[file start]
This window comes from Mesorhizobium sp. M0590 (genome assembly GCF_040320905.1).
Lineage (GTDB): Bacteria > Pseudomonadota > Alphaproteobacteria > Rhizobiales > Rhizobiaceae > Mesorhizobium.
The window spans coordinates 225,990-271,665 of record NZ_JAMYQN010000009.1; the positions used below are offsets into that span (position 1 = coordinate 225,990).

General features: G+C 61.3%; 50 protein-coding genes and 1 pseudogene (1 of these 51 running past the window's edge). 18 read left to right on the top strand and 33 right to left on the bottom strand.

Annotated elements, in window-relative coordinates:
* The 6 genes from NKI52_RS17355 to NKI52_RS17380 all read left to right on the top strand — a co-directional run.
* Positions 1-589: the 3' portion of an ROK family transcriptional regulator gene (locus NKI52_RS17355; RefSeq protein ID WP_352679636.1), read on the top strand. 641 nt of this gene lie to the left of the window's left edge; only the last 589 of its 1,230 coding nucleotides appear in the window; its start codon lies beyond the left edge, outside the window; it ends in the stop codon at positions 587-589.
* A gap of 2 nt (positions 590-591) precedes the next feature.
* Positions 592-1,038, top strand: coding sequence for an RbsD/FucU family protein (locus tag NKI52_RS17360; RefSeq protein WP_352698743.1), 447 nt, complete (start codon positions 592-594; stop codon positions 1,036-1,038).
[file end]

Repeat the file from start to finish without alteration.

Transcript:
This window comes from Mesorhizobium sp. M0590 (genome assembly GCF_040320905.1).
Lineage (GTDB): Bacteria > Pseudomonadota > Alphaproteobacteria > Rhizobiales > Rhizobiaceae > Mesorhizobium.
The window spans coordinates 225,990-271,665 of record NZ_JAMYQN010000009.1; the positions used below are offsets into that span (position 1 = coordinate 225,990).

General features: G+C 61.3%; 50 protein-coding genes and 1 pseudogene (1 of these 51 running past the window's edge). 18 read left to right on the top strand and 33 right to left on the bottom strand.

Annotated elements, in window-relative coordinates:
* The 6 genes from NKI52_RS17355 to NKI52_RS17380 all read left to right on the top strand — a co-directional run.
* Positions 1-589: the 3' portion of an ROK family transcriptional regulator gene (locus NKI52_RS17355; RefSeq protein ID WP_352679636.1), read on the top strand. 641 nt of this gene lie to the left of the window's left edge; only the last 589 of its 1,230 coding nucleotides appear in the window; its start codon lies beyond the left edge, outside the window; it ends in the stop codon at positions 587-589.
* A gap of 2 nt (positions 590-591) precedes the next feature.
* Positions 592-1,038, top strand: coding sequence for an RbsD/FucU family protein (locus tag NKI52_RS17360; RefSeq protein WP_352698743.1), 447 nt, complete (start codon positions 592-594; stop codon positions 1,036-1,038).